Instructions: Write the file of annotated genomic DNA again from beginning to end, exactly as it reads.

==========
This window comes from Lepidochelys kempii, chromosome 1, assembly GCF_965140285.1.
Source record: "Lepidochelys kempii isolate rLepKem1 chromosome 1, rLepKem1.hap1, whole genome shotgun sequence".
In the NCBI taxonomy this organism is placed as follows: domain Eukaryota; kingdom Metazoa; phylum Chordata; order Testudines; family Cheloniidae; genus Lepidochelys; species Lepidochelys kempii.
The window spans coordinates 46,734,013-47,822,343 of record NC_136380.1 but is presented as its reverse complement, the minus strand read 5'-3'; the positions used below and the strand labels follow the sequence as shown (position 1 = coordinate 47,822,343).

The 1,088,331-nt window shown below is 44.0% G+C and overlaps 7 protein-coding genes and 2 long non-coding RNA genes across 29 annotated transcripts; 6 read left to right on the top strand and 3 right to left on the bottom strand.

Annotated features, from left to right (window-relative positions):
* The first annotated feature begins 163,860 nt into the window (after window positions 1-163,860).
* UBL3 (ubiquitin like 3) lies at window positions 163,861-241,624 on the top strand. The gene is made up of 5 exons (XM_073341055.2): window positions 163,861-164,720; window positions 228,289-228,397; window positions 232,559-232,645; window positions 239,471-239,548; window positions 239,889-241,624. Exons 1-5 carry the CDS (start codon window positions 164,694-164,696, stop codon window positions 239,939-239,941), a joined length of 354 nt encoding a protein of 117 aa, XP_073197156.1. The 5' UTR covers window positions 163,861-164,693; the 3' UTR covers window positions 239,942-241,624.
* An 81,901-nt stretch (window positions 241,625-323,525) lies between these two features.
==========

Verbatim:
This window comes from Lepidochelys kempii, chromosome 1, assembly GCF_965140285.1.
Source record: "Lepidochelys kempii isolate rLepKem1 chromosome 1, rLepKem1.hap1, whole genome shotgun sequence".
In the NCBI taxonomy this organism is placed as follows: domain Eukaryota; kingdom Metazoa; phylum Chordata; order Testudines; family Cheloniidae; genus Lepidochelys; species Lepidochelys kempii.
The window spans coordinates 46,734,013-47,822,343 of record NC_136380.1 but is presented as its reverse complement, the minus strand read 5'-3'; the positions used below and the strand labels follow the sequence as shown (position 1 = coordinate 47,822,343).

The 1,088,331-nt window shown below is 44.0% G+C and overlaps 7 protein-coding genes and 2 long non-coding RNA genes across 29 annotated transcripts; 6 read left to right on the top strand and 3 right to left on the bottom strand.

Annotated features, from left to right (window-relative positions):
* The first annotated feature begins 163,860 nt into the window (after window positions 1-163,860).
* UBL3 (ubiquitin like 3) lies at window positions 163,861-241,624 on the top strand. The gene is made up of 5 exons (XM_073341055.2): window positions 163,861-164,720; window positions 228,289-228,397; window positions 232,559-232,645; window positions 239,471-239,548; window positions 239,889-241,624. Exons 1-5 carry the CDS (start codon window positions 164,694-164,696, stop codon window positions 239,939-239,941), a joined length of 354 nt encoding a protein of 117 aa, XP_073197156.1. The 5' UTR covers window positions 163,861-164,693; the 3' UTR covers window positions 239,942-241,624.
* An 81,901-nt stretch (window positions 241,625-323,525) lies between these two features.